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I recently had a bit of hands-on time with the Nintendo Switch before its 3 March international launch. While I only got to spend around two hours with the device, I finally have a better understanding of it.
So far, Nintendo’s marketing has been spot-on with its new console. The company has learned from past mistakes of the Wii U and has advertised almost everything the new device is capable of (except for the Virtual Console and UI), and what it actually is. But there were a few details the adverts haven’t shown off.
The weight and feel of the Nintendo Switch
Firstly, the Switch is a very light device. While it looks as though it weighs as much as a standard 10-inch tablet, it actually feels slightly lighter. Bearing in mind this comes from me handling the product and guessing — not actually having a scale handy. Even with the controllers strapped on and the device containing a heat sink for cooling, it was pretty easy to manoeuvre.
The Switch is a solid device and tapping on it a few times in various places with my knuckles didn’t present any groans while under strain. Though, I still wouldn’t count on it being unscathed after dropping it on a hard floor.
In saying that, I didn’t find that particular configuration (device with controllers) to be the most comfortable out of the lot. Maybe it’s just because I have larger hands (even the Nintendo 3DS XL isn’t comfortable to me), but after an hour or two of play, I’d need to take a break. Just playing through a few levels of Splatoon 2 made me tired.
What was comfortable was the Pro Controller, which is a separate purchase. Taking on an almost Xbox design, it’s a sturdy and well-made piece of kit. I tried everything to actually make the device creak under strain, but it wouldn’t budge. I imagine those with kids and dogs will be happy to hear this.
The JoyCon Grip, which uses the two controllers as one, was also an easy thing to wield, though not as comfortable as the Pro. It also wasn’t as study due to using three different pieces to make up the peripheral. Still, I can imagine most adopting this playstyle over holding the device itself.
The JoyCon controllers on their own are also quite well-built and up to standard, even though they feel like you’ll probably lose them under the couch or between a few cushions. The little gadgets could take a good amount of force, which I was happy to provide while losing every single game of Bomberman I played.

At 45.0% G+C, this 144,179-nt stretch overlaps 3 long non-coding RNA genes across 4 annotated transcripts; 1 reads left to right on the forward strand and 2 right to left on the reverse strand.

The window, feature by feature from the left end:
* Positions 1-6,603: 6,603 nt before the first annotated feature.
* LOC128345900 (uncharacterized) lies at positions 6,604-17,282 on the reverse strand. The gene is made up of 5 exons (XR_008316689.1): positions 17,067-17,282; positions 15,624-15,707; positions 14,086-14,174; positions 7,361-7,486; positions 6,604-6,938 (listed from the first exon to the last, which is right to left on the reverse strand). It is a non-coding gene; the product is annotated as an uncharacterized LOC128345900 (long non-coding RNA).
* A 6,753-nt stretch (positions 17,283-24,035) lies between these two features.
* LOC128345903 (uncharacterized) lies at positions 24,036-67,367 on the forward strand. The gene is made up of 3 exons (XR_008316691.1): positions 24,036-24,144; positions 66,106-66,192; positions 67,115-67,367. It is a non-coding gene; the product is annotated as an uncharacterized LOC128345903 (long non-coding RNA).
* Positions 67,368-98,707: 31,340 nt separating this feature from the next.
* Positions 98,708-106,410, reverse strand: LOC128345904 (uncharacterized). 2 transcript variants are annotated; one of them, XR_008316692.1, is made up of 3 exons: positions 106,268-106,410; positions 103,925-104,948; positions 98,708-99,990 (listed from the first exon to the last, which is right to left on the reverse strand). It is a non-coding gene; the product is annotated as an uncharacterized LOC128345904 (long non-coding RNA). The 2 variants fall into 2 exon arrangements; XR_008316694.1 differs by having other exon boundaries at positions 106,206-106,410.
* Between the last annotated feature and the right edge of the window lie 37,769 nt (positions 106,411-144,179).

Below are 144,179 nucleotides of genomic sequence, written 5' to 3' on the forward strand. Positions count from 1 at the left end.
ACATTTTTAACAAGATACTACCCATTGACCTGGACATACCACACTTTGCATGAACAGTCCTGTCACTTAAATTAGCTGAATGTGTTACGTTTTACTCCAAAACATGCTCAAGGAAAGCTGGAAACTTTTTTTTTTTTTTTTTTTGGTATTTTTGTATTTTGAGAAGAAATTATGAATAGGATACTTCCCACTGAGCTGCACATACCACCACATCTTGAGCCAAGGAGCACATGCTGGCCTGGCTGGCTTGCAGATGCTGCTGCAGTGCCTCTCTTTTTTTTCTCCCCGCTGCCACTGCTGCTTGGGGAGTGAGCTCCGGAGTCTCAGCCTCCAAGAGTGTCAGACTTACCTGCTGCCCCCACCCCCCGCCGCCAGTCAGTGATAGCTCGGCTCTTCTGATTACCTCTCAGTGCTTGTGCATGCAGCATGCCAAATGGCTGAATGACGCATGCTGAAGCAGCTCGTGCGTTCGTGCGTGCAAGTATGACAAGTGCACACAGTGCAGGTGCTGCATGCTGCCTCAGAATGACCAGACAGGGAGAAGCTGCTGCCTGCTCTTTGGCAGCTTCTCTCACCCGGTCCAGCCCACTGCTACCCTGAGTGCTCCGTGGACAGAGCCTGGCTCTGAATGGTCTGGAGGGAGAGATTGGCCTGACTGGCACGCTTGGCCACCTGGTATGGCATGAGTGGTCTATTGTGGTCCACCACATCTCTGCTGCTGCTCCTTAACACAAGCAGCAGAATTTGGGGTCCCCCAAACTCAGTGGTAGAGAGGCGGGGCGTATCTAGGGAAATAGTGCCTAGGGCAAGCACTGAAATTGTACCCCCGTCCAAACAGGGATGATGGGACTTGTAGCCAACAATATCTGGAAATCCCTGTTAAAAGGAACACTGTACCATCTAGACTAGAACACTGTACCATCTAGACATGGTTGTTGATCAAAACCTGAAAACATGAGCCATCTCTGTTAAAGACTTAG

The gyroscope isn’t that great
One feature I’m not over the moon about is the device’s gyroscope. This feature was locked into Splatoon 2, meanings players had to use it and not fully depend on the analogue sticks.
There were a few too many times that I had to shift the controller up and down to try and get a proper lock onto things, with the feature being a little too flimsy for comfort [there’s a chance it could just be the game – ed].
The screen is fantastic
The Switch’s screen is crisp and clear and was able to handle almost every game at a great resolution. Sure, I had to strain my eyes a bit with Splatoon 2, but that was more the game cramming a lot on-screen than the device itself.
Also, while playing Mario Kart, I noticed very minimal ghosting on the screen. Yea, it’s not a high-end phone, but it’s also much better than Nintendo’s previous handheld console experiences.
The wireless connectivity
Nintendo SA/Core Group had quite a few multiplayer games going, all working on a wireless network to find other devices. While there were at least 12 of the units going at once, there was no lag in the connectivity or problems when playing multiplayer games. Well, unless you count those horrid blue shells in Mario Kart.
The HD Rumble is real
I’ll admit that I completely brushed off HD Rumble as just another marketing gimmick. I mean, making that a central feature? Pretty much all of my home consoles can do that same thing and have been able to for decades.
Well, Nintendo has actually made good on their marketing. Having a chance to play 1, 2 Switch‘s Ball Count, a game of guess the number of metal balls in a wooden box (of which there were many dirty jokes), I can say that the rumble feature is incredible and it actually felt like I was rolling around metal balls in a box. If developers can implement this in horror games or lockpicking mechanics or anything else, it’ll be an absolute pleasure.
What I didn’t see
There are, of course, a few things Nintendo is keeping close to its chest. For one, none of the devices could access the Switch’s UI at all. It’s still strange that Nintendo is keeping this a secret, even though footage of it is already on the internet.
The Nintendo Switch is shaping up to be a rather lovely piece of hardware — at least based on the time spent with the console
My favourite part of the Switch is its use of memory cards instead of optical media (I know, I have strange fascinations). Unfortunately, all of the devices had security locks, which didn’t allow me to take a good look at any of the game cards. A pity.
Overall, the Nintendo Switch is an incredibly well-built machine and it’s easy to see the company has put a lot of R&D into it after the Wii U. Right now, the launch line-up appears more geared towards Nintendo fans in general with nothing really grabbing my attention (no, not even Breath of the Wild, but more on this later).
From a hardware perspective, Nintendo has a winner on their hands that may be a more solid product than other consoles of this generation.